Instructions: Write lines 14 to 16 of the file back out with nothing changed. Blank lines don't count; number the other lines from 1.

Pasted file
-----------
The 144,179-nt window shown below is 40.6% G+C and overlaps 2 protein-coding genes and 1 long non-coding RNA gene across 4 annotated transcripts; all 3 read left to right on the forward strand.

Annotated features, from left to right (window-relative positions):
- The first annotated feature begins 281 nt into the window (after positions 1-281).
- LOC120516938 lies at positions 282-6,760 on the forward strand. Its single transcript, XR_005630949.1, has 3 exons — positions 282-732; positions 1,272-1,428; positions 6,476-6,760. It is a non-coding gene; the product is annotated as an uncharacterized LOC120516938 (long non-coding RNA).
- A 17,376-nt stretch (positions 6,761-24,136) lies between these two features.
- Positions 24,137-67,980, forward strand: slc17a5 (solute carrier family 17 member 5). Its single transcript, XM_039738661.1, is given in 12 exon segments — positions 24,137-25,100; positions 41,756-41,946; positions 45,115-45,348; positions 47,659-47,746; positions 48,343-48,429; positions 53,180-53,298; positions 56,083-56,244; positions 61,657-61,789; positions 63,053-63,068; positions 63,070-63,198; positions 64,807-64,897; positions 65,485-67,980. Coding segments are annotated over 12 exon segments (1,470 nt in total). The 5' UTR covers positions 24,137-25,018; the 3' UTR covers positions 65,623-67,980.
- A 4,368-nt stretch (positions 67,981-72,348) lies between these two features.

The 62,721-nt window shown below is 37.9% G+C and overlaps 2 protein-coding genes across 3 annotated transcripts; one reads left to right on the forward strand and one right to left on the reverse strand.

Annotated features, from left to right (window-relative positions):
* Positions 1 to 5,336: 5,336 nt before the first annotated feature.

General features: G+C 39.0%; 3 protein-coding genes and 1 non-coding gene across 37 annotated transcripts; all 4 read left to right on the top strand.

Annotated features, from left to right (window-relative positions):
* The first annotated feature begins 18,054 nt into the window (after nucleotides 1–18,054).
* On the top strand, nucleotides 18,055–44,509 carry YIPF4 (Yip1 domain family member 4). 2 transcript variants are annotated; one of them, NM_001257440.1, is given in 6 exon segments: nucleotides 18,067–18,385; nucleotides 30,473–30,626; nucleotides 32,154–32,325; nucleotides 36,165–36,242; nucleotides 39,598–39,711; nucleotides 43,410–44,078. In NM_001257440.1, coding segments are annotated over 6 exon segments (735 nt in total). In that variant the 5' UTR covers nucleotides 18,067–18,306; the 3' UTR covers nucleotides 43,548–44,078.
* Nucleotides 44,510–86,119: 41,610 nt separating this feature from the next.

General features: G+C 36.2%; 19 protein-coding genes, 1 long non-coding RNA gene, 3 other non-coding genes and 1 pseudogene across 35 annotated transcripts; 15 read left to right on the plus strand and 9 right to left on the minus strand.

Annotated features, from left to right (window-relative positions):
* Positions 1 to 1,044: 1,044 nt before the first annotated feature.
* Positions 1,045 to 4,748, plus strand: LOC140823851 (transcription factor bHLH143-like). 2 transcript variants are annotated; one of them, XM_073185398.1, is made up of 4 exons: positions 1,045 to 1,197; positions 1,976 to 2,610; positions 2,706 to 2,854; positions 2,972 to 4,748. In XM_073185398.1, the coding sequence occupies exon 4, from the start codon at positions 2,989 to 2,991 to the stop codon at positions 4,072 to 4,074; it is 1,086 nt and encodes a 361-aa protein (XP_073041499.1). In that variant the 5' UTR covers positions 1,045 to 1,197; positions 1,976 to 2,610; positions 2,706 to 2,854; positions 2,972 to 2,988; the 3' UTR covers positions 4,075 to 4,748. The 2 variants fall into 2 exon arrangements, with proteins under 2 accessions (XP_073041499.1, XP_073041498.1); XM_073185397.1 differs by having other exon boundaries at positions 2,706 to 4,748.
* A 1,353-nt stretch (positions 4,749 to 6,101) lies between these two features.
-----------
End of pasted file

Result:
* On the top strand, nucleotides 18,055–44,509 carry YIPF4 (Yip1 domain family member 4). 2 transcript variants are annotated; one of them, NM_001257440.1, is given in 6 exon segments: nucleotides 18,067–18,385; nucleotides 30,473–30,626; nucleotides 32,154–32,325; nucleotides 36,165–36,242; nucleotides 39,598–39,711; nucleotides 43,410–44,078. In NM_001257440.1, coding segments are annotated over 6 exon segments (735 nt in total). In that variant the 5' UTR covers nucleotides 18,067–18,306; the 3' UTR covers nucleotides 43,548–44,078.
* Nucleotides 44,510–86,119: 41,610 nt separating this feature from the next.

General features: G+C 36.2%; 19 protein-coding genes, 1 long non-coding RNA gene, 3 other non-coding genes and 1 pseudogene across 35 annotated transcripts; 15 read left to right on the plus strand and 9 right to left on the minus strand.